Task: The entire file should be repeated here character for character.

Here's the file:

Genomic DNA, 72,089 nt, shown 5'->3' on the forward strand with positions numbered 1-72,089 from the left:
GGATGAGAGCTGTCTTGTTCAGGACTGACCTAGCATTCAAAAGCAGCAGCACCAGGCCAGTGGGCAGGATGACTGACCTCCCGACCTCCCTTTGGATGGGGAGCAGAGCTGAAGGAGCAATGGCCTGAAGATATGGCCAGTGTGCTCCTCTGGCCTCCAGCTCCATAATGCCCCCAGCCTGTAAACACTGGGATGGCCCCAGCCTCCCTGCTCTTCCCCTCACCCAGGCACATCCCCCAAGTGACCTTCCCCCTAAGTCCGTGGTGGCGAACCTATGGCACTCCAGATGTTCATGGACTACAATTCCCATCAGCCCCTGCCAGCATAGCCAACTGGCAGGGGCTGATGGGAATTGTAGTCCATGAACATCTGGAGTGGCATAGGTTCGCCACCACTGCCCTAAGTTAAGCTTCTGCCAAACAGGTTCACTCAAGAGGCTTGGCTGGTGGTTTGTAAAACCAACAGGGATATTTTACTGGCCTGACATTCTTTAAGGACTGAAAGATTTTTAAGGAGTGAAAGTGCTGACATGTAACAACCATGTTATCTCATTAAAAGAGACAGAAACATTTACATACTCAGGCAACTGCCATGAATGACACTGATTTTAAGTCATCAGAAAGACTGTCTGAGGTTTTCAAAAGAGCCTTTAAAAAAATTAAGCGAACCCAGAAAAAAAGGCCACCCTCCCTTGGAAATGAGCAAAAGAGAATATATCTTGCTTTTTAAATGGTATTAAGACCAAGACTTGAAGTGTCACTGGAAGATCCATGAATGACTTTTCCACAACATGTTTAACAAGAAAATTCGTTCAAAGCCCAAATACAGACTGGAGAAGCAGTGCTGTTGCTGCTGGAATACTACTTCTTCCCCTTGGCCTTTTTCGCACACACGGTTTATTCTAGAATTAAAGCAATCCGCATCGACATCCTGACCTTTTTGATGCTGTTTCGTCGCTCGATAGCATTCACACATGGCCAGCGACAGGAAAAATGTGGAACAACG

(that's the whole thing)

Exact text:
Genomic DNA, 72,089 nt, shown 5'->3' on the forward strand with positions numbered 1-72,089 from the left:
GGATGAGAGCTGTCTTGTTCAGGACTGACCTAGCATTCAAAAGCAGCAGCACCAGGCCAGTGGGCAGGATGACTGACCTCCCGACCTCCCTTTGGATGGGGAGCAGAGCTGAAGGAGCAATGGCCTGAAGATATGGCCAGTGTGCTCCTCTGGCCTCCAGCTCCATAATGCCCCCAGCCTGTAAACACTGGGATGGCCCCAGCCTCCCTGCTCTTCCCCTCACCCAGGCACATCCCCCAAGTGACCTTCCCCCTAAGTCCGTGGTGGCGAACCTATGGCACTCCAGATGTTCATGGACTACAATTCCCATCAGCCCCTGCCAGCATAGCCAACTGGCAGGGGCTGATGGGAATTGTAGTCCATGAACATCTGGAGTGGCATAGGTTCGCCACCACTGCCCTAAGTTAAGCTTCTGCCAAACAGGTTCACTCAAGAGGCTTGGCTGGTGGTTTGTAAAACCAACAGGGATATTTTACTGGCCTGACATTCTTTAAGGACTGAAAGATTTTTAAGGAGTGAAAGTGCTGACATGTAACAACCATGTTATCTCATTAAAAGAGACAGAAACATTTACATACTCAGGCAACTGCCATGAATGACACTGATTTTAAGTCATCAGAAAGACTGTCTGAGGTTTTCAAAAGAGCCTTTAAAAAAATTAAGCGAACCCAGAAAAAAAGGCCACCCTCCCTTGGAAATGAGCAAAAGAGAATATATCTTGCTTTTTAAATGGTATTAAGACCAAGACTTGAAGTGTCACTGGAAGATCCATGAATGACTTTTCCACAACATGTTTAACAAGAAAATTCGTTCAAAGCCCAAATACAGACTGGAGAAGCAGTGCTGTTGCTGCTGGAATACTACTTCTTCCCCTTGGCCTTTTTCGCACACACGGTTTATTCTAGAATTAAAGCAATCCGCATCGACATCCTGACCTTTTTGATGCTGTTTCGTCGCTCGATAGCATTCACACATGGCCAGCGACAGGAAAAATGTGGAACAACG